January 25, 2022
image URL Google ranking factor

Google Confirms Changing Image URLs Impacts SEO Rankings

The image URL Google ranking factor is a real concern, particularly when it comes to implementing redirects for a site, the search engine confirms…

Google Webmaster Trends Analyst, John Mueller, recently stated that changing image URLs can impact their ranking in image search. He was responding to a question during a recent Google Webmaster Central hangout.

The crux of his statement confirmed that if Google notices changes to the URLs of embedded images it will have to re-crawl the images and then reprocess and index them to prepare them for image search. The images will effectively be regarded as new images, and have to climb up the rankings once more.

However, it was also confirmed that redirects can provide a solution to this problem by letting Google know that the old images are related to the new images. In such cases Google will then be able to forward any ranking signals from the old images to the new images, and their ranking should be relatively unaffected.

Google Confirms Changing Image URLs Impacts SEO Rankings

The statement officially confirms what tests and experiments by SEO experts have indicated in the past — large-scale changes to the structure and design of a website can affect how it ranks. The fact that it is the case for image search, suggests that it might also be true for other similar changes to the website URL structure.

In the full video of the Google Webmaster Central hangout, Mueller also noted that it can take Google some time to reprocess significant changes to the image URL structure on websites. He explained that image search was a bit different from web search in that regard, and that because images don’t change as much they aren’t crawled as frequently.

For websites that receive significant amounts of traffic from image search it will be important to use redirects if the image URL structure is ever changed. However, the use of redirects itself could eventually cause other issues.

Redirects: An Imperfect Solution

The redirects mentioned in Mueller’s answer presumably refer to 301 redirects that indicate a permanent change (as compared to 302 redirects that indicate a temporary one).

In the past, SEO experts generally avoided using redirects at all due to the fact that it seemed to affect the rankings. Although, in mid-2016 Google stated that ‘30x redirects’ no longer affected the PageRank – and coincidentally Mueller confirmed the same not long afterwards.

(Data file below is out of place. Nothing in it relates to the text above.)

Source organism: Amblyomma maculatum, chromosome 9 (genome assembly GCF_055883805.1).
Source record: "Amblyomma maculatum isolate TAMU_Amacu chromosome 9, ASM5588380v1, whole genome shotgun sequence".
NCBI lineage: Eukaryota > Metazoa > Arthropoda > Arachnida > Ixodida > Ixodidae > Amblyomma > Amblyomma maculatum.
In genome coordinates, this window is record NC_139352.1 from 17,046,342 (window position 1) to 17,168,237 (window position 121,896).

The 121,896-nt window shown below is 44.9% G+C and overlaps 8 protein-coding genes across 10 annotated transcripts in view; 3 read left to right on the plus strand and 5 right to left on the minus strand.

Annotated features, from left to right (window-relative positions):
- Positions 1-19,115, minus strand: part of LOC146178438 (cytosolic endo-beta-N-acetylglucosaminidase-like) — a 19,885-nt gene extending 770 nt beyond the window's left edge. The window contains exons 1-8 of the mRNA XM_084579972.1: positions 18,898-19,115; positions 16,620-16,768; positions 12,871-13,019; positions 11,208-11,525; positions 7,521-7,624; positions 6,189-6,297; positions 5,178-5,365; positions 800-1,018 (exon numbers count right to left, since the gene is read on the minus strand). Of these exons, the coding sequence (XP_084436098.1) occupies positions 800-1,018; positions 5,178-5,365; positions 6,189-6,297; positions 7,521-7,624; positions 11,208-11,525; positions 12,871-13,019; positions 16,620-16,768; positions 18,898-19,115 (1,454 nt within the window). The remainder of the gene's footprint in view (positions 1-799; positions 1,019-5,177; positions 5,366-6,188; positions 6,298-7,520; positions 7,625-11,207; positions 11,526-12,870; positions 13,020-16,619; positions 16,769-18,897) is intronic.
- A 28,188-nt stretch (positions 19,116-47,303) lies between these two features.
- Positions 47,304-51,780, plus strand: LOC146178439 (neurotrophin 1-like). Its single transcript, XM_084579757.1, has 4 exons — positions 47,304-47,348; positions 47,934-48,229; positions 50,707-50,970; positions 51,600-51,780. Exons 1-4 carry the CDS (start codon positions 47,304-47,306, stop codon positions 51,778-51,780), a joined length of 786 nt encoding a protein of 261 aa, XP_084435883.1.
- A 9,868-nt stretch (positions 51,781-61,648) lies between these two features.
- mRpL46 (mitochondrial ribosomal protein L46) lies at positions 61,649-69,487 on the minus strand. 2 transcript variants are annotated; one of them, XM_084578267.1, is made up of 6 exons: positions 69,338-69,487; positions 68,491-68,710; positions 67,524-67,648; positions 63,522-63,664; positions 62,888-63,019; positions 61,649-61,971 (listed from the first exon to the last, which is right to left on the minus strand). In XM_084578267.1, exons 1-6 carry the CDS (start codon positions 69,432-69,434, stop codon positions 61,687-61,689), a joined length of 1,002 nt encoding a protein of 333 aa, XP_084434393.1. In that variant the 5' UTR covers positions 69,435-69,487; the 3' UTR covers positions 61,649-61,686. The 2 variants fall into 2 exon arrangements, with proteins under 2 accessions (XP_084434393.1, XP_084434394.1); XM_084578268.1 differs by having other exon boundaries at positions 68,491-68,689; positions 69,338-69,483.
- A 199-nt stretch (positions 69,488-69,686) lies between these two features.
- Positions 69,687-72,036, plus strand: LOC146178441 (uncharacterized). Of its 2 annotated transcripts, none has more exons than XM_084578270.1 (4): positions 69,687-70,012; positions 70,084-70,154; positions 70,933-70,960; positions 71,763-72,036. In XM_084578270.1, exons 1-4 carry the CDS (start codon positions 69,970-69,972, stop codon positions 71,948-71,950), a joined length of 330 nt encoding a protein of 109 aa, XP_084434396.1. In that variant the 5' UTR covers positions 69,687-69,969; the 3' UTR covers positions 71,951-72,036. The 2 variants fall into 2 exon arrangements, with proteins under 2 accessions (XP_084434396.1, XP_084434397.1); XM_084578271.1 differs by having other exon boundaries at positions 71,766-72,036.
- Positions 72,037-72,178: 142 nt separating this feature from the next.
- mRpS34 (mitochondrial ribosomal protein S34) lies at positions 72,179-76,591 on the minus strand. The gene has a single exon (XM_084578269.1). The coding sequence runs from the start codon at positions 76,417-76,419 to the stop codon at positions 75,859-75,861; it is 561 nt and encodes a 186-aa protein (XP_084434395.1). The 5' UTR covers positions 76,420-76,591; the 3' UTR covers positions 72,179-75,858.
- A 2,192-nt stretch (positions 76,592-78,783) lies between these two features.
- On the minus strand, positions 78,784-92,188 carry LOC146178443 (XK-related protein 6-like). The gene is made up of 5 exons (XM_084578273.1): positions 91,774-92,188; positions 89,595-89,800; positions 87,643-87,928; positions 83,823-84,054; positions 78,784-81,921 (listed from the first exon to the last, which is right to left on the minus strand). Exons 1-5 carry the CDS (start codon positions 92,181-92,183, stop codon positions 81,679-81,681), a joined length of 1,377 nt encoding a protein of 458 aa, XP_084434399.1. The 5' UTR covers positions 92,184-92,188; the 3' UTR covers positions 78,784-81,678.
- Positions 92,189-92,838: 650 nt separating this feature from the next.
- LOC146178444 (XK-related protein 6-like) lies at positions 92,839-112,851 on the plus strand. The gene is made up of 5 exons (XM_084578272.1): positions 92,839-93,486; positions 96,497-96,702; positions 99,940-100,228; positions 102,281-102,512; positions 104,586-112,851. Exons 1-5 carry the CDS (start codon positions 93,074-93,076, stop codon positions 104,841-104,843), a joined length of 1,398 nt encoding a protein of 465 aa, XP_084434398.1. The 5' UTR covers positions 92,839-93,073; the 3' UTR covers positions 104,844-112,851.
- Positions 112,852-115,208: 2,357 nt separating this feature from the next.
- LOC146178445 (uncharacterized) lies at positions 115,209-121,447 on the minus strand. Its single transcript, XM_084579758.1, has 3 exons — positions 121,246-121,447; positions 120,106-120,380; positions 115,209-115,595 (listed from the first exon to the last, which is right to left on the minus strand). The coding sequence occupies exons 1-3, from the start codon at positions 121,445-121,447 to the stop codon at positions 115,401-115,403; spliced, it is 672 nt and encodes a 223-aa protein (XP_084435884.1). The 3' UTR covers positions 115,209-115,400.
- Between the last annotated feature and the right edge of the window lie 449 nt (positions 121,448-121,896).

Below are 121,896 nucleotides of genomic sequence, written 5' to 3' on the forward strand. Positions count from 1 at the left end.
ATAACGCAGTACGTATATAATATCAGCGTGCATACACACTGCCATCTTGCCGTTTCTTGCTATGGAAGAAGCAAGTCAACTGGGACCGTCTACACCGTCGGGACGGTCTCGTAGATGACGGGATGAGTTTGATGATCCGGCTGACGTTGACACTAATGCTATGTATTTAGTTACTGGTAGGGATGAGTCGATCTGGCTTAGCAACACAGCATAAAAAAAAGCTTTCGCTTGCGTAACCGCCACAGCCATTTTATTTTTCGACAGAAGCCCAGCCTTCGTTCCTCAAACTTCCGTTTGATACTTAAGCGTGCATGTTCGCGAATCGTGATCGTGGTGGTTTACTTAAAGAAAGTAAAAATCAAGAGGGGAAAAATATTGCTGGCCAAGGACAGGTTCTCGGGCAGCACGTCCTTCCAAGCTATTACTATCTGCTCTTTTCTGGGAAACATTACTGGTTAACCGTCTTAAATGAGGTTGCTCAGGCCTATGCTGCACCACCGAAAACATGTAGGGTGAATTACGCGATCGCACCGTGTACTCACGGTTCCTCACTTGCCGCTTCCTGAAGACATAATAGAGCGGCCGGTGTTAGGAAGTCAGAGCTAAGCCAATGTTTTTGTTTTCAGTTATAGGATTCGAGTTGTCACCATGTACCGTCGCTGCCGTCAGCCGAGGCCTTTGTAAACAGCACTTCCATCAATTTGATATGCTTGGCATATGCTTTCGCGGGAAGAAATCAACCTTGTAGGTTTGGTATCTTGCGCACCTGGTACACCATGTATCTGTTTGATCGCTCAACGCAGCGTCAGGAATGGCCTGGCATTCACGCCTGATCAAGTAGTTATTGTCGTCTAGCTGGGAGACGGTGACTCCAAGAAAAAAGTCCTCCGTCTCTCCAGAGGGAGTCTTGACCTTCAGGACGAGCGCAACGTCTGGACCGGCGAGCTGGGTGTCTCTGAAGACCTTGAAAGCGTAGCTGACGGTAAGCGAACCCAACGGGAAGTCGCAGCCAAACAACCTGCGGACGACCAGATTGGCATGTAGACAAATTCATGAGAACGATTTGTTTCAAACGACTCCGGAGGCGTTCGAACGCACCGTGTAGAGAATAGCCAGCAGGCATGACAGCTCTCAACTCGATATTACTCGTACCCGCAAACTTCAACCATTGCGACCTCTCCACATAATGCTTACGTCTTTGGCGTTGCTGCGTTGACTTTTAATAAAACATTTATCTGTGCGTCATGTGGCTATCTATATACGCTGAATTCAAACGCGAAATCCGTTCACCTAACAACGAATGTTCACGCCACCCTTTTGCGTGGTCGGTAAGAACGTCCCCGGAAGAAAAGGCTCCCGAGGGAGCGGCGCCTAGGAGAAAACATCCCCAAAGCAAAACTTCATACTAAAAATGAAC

Page Load-Speed Remains a Strong Factor

Unfortunately, 301 redirects may be an imperfect solution in this case due to its impact on Page Speed. Redirects can significantly increase the page load time, and the more redirects there are on a webpage the slower it will be.

That issue can be compounded if multiple redirects occur one after another in pages where the image URLs have been updated several times. The redirects would have to be mapped and as many as possible need to be eliminated or the effect on the page speed could be significant enough to make it difficult to rank.

The emphasis that Google currently places on page speed is well-known, and the search engine has confirmed many times that it expects webpages to load quickly and provide a better user experience. Any redirects that are used should take that into account, or risk fixing one problem only to cause an even bigger problem instead.

Page Redirects and Image URLs

It should be noted that the same can apply if images are ‘fixed’ in an image editor and renamed in the process. For example if Movavi Photo Editor is used to edit images that have already been published, the same filename (and URL) should be used when it is re-uploaded or it will need a redirect.

Now that Google has confirmed the impact that widespread changes to the image URL structure can have, it would be best to carefully consider whether such changes are truly necessary when updating a website.